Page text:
1a. Objectives (from AD-416):
Obj. 1: Efficiently and effectively preserve and back-up the NPGS base seed collection, designated non-NPGS seed collections, cryopreserved NPGS clonal accessions, microbial collections, and information associated with those genetic resources. 1.1 Receive, process and preserve NPGS germplasm (seed and clonal) in the safety back up collection (i.e. base collection) and in the Svalbard Seed Vault to secure U.S. germplasm through safety backup; receive and store non-NPGS collections in accordance to Unit protocols. 1.2: Coordinate with U.S. Culture Collection Network (USCCN) to identify and secure vulnerable microbe collections; store and distribute standard plant pathogen sets in support of the Collaboration for Plant Pathogen Strain Identification (CPSSI) initiative at UC, Davis. Obj. 2: With NPGS cooperators, develop, update, document, and implement more effective long-term maintenance and preservation methods for the plant and microbial genetic resources preserved at the NLGRP. Record and disseminate genetic resource viability and quality data via GRIN-Global and other data sources. 2.1: Develop dormant bud cryo-procedures for nut crop cultivars (i.e. Carya, Juglans) using cryoprotectants; examine efficacy of using fluorometric measurements to assess post cryo viability of dormant buds. 2.2: Collaborating with NPGS sites that manage fruit and nut collections, and PGPR scientists, implement best practices to routinely secure seed and pollen of fruit and nut germplasm (i.e. Citrus, Juglans, Vitis, Malus, Prunus); with a priority on crop wild relative species. 2.3: Increase efficacy and cost-effectiveness of seed preservation by evaluating the use of agar as a seed viability testing medium; and optimize LN2 storage by identifying best suited species based on historic LN2 exposure test and species longevity data and reviewing and updating general protocols with collaborator input. 2.4: Evaluate the efficacy of long-term storage in liquid nitrogen for selected genera of agriculturally important microbes. 2.5: Enhance information systems to effectively manage information associated with the non-NPGS (black box) plant collections, microbial collections, and clonally-propagated collections, collaborating with GRIN-Global staff as needed; widely disseminate germination protocol data. Obj. 3: Conduct “gap analyses” of the ecogeographical distribution of 250 high priority U.S. native crop wild relatives, to guide their strategic acquisition and conservation in situ and in the NPGS. 3.1: Conduct ex situ gap analysis to identify and prioritize gaps in NPGS collections on all species, and produce maps displaying species distribution and patterns of richness; conduct U.S. in situ gap analysis to identify opportunities to conserve native crop wild relative (CWR) in their natural habitat. 3.2: Disseminate national-level gap analysis results to broad audience including NPGS and federal, state and private land management and conservation agencies. 3.3: In collaboration with NPGS curators, plant breeders and other subject matter experts, conduct crop gene pool level gap analysis on Capsicum and Cucurbita; and disseminate results.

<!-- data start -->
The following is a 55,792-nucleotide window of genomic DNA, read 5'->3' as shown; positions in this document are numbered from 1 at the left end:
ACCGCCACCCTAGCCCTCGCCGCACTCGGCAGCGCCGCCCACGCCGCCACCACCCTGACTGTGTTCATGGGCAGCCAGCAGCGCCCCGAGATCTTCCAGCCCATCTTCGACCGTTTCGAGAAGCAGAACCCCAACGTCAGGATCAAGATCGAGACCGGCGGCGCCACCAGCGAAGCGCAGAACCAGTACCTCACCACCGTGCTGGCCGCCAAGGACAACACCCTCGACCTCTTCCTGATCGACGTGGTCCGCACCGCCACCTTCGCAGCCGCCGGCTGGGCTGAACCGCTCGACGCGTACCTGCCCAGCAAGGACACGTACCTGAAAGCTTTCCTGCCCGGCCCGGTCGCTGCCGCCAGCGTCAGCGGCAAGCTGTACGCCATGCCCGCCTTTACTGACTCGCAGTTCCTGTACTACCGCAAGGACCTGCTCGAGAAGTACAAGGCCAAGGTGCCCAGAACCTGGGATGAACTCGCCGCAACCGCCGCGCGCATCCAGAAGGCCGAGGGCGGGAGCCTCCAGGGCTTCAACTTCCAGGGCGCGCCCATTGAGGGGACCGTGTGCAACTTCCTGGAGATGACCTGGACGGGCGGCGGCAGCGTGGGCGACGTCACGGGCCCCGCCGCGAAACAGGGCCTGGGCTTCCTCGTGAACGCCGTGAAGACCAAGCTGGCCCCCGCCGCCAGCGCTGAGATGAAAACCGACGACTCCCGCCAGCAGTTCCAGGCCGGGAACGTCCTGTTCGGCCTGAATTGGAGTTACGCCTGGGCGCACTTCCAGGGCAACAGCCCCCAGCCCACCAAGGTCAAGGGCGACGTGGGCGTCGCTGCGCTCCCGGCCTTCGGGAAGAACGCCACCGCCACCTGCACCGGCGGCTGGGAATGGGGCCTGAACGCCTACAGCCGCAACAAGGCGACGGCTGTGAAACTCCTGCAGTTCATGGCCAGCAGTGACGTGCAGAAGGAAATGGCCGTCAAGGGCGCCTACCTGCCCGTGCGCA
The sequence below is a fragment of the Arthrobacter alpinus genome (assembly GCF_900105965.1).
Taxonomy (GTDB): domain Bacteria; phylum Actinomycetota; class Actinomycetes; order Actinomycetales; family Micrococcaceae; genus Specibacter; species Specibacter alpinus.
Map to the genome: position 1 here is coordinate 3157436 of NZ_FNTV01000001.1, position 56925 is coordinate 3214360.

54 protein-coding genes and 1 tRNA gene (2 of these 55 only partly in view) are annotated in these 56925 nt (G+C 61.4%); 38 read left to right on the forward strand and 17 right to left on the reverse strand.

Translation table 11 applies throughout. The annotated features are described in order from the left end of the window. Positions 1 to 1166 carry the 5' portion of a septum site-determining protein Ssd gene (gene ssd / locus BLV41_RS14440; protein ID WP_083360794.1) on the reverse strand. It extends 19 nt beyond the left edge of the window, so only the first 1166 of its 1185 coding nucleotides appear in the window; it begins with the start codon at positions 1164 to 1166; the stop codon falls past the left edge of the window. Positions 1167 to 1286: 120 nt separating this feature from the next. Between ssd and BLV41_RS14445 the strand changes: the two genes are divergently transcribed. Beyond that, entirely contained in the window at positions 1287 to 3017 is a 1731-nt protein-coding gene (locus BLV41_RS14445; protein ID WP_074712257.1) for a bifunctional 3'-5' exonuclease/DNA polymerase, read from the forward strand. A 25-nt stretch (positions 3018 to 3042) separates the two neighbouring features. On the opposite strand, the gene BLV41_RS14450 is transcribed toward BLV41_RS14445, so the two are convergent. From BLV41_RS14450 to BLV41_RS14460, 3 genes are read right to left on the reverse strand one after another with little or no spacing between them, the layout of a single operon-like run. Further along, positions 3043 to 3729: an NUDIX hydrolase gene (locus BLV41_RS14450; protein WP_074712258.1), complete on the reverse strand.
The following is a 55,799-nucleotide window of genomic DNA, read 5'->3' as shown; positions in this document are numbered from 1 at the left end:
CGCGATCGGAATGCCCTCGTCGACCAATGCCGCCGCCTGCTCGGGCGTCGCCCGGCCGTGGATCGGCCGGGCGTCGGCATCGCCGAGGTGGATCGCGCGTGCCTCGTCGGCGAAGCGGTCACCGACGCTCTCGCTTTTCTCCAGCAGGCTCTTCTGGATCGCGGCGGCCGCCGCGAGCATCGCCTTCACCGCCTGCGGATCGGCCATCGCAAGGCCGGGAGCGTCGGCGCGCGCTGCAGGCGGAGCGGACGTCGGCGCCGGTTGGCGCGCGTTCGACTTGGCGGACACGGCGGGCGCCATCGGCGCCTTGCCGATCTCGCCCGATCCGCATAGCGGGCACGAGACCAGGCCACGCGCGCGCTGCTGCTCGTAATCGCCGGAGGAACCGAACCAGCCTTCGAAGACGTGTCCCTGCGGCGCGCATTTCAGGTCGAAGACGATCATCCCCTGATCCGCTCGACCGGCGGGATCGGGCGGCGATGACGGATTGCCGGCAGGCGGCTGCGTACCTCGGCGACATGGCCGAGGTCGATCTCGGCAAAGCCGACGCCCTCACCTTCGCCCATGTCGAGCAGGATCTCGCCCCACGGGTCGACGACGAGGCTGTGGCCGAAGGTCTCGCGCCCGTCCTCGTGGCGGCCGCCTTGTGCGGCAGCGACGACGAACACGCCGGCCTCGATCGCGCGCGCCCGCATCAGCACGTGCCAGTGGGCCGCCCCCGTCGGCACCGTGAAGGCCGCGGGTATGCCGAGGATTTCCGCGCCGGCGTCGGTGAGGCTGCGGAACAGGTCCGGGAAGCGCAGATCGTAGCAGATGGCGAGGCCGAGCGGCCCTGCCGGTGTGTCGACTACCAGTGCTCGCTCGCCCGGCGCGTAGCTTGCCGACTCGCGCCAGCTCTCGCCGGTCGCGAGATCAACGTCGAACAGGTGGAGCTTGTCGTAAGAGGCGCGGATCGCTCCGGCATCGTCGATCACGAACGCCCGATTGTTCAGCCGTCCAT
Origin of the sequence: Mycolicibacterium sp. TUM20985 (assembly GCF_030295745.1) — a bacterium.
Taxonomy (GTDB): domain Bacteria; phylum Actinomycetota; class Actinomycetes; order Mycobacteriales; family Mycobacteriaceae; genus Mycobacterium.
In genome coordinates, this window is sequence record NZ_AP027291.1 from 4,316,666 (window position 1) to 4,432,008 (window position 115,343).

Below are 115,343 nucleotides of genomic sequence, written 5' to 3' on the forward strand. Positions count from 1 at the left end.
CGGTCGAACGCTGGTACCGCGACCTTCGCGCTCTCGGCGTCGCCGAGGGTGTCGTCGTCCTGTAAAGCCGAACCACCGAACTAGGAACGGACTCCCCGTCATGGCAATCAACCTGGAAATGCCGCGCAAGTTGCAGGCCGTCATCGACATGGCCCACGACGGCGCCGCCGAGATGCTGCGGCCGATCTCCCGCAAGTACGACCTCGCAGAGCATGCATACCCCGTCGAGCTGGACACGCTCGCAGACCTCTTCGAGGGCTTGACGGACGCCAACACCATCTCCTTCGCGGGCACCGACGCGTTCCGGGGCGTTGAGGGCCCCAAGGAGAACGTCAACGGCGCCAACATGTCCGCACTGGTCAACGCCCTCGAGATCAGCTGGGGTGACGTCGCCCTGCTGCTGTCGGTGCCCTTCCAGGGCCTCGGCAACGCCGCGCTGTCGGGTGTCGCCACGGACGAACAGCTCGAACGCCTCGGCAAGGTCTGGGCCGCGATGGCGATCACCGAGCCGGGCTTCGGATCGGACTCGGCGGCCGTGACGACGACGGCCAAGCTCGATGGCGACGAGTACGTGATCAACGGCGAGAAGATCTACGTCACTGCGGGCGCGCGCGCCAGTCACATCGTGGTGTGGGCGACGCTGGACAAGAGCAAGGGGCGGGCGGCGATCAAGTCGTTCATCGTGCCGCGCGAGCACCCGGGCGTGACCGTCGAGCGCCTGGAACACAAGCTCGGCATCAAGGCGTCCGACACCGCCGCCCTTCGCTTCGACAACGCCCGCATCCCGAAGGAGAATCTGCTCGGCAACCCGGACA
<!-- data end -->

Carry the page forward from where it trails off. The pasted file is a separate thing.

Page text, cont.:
1b. Approach (from AD-416):
The continued development of productive crop varieties for U.S. agriculture depends on plant scientists’ access to a wide range of well characterized crop genetic diversity. The U.S. National Plant Germplasm System (NPGS) is one of the largest and most diverse genebank systems in the world, and the Plant and Animal Genetic Resources Preservation Unit at the National Laboratory for Genetic Resources Preservation is a critical component of the NPGS. Our mission is to provide secure long-term preservation of the NPGS base collection, designated non-NPGS seed, and microbial collections, so that these invaluable genetic resources are available to present and future crop scientists (Objective 1). As information about genetic resources highly determines the degree of use of these materials, an integral part of the mission also involves managing and disseminating the data associated with germplasm. We also work to improve our procedures to be both more effective with regard to results and also more efficient with regard to costs (Objective 2). Finally, we play a prominent role in securing and making available our national heritage of U.S. crop wild relatives (Objective 3). We accomplish these tasks via close collaboration with crop curators throughout the NPGS, as well as with other national and international genebanks. Our central focus on U.S. germplasm preservation will ensure that one of the world’s most diverse crop genetic resource collection is safeguarded for the long-term and thus able to continue to underpin the productivity of U.S. agriculture.
3. Progress Report:
This is a new project which replaced 3012-21000-013-00D. For more information, see the report for 3012-21000-013-00D.